Awareness of mental health in the UK

We asked our panel if they thought that there is enough awareness, help and support for mental health issues in the UK and in what ways did they think that more awareness could be raised.

The panel had mixed views on the levels of awareness surrounding mental health currently in the UK. The majority felt that more needed to be done, particularly in helping people to spot the signs of mental illness. However a few of the panel felt that there was too much awareness, causing people to think they had depression if they experienced one bad day. “Every other person I meet in the street has had depression.” (Katie, 25, Wallsend)

The majority of the panel felt that people in the UK are quite ignorant towards mental health. It was suggested that many do not understand mental health problems and therefore are scared of it and are reluctant to speak about it. The panel also felt that it was also seen as an embarrassing illness that had a big stigma attached to it. Things suggested to help irradiate this stigma included TV advertising campaigns; help hotlines, and just more awareness which would result in it becoming less of a taboo and a more common subject to speak about openly. “I think there is still a big stigma attached to people suffering and it’s almost an embarrassing thing, which it shouldn’t be.” (Craig, 42, Kingston upon Thames)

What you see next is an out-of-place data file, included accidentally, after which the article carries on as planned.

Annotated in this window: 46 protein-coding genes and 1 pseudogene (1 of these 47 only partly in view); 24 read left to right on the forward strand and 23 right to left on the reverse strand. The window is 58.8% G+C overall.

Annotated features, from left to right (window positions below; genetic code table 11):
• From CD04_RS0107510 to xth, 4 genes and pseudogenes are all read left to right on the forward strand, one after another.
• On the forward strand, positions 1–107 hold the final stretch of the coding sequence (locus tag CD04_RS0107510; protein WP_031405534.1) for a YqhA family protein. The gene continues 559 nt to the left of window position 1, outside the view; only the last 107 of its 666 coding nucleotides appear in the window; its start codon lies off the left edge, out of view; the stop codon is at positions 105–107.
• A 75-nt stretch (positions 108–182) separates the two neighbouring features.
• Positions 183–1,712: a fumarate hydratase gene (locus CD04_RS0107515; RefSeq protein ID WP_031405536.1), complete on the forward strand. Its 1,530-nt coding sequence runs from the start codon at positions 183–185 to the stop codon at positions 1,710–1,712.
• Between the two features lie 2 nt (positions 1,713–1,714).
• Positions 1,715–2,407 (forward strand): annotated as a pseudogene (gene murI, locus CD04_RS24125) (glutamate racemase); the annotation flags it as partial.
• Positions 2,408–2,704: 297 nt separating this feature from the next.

“I don’t think there is enough awareness about mental health on the television or the Internet, there should be more introduced on social media.” (Jamie, 25, Cambridge)

The panel did agree that awareness has improved over the last ten years. Many thought that the correct services were in place, for example a panel member mentioned that the NHS had put a lot of time and money into mental health awareness campaigns. However the biggest struggle is to change people’s attitudes. “It’s shocking that some of the public are quite happy to make jokes about mentally ill people.” (Scarlet, 24, Stockport)

The panel felt that the main area where awareness needed to be improved was spotting the signs of depression both in yourself and others. The panel felt that people are afraid to talk about it and don’t really understand what it is. Many felt that they couldn’t speak to someone with a mental health issue, as they were afraid of saying the wrong thing. “It’s something we don’t do very well over here, we treat mental health issues as if they are a mystery.” (Alan, 51, Banstead) It was suggested that we need a more positive approach to understanding mental illness and that we needed to look at how other countries dealt with it, especially America.

The panel did feel that we were slowly becoming more aware and better at understanding mental health issues. People’s attitudes are slowly changing and the panel suggested that time is what is needed in order for people to become more informed and accepting.